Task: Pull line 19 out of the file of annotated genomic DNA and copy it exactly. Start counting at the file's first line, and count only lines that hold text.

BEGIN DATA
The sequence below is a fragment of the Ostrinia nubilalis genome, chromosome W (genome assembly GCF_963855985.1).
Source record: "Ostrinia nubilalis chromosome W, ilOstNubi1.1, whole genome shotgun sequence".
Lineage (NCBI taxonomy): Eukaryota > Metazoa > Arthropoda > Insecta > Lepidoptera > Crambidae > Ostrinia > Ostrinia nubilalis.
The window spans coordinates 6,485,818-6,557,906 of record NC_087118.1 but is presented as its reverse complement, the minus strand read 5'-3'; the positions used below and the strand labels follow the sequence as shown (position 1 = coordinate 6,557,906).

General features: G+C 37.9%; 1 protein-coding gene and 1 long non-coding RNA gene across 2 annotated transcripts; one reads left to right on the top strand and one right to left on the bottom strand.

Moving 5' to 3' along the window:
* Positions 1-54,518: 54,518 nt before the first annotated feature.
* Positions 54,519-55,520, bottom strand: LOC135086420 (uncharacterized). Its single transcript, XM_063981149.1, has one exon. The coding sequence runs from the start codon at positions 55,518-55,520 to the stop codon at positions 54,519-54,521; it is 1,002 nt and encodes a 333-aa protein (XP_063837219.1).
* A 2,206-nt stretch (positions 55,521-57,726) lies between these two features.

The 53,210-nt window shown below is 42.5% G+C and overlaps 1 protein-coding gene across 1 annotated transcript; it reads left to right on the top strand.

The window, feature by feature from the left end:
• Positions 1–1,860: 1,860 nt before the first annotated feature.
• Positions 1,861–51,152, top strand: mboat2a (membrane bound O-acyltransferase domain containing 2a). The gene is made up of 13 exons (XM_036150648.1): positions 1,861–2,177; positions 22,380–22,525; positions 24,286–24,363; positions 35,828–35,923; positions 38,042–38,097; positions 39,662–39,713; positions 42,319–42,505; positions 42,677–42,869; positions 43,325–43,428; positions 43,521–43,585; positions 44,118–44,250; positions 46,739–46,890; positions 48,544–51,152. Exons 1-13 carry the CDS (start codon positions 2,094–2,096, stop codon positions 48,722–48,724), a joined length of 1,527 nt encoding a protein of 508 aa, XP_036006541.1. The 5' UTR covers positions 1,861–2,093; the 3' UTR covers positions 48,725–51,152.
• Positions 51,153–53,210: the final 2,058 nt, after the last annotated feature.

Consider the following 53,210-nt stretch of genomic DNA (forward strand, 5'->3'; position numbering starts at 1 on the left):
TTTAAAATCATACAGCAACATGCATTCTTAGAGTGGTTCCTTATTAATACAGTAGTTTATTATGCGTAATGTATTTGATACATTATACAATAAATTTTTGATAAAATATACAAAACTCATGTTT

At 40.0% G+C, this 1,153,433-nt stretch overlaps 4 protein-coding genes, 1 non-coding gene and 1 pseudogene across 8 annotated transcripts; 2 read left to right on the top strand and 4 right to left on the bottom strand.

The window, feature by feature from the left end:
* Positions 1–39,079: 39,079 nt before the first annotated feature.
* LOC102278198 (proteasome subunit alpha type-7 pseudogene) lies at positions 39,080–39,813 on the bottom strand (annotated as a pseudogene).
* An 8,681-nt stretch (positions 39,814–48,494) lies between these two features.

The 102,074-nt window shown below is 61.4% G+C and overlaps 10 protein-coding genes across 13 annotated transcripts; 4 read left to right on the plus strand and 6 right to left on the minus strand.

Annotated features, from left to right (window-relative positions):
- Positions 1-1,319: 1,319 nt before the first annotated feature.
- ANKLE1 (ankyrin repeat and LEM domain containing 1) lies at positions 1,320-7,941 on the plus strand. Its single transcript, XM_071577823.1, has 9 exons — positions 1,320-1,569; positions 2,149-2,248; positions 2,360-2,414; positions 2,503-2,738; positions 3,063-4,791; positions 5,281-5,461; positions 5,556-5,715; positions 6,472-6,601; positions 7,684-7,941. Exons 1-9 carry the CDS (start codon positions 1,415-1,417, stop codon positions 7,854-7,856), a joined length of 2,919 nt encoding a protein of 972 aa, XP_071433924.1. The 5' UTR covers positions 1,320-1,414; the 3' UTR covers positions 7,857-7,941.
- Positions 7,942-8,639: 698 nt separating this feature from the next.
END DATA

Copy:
* Positions 1–39,079: 39,079 nt before the first annotated feature.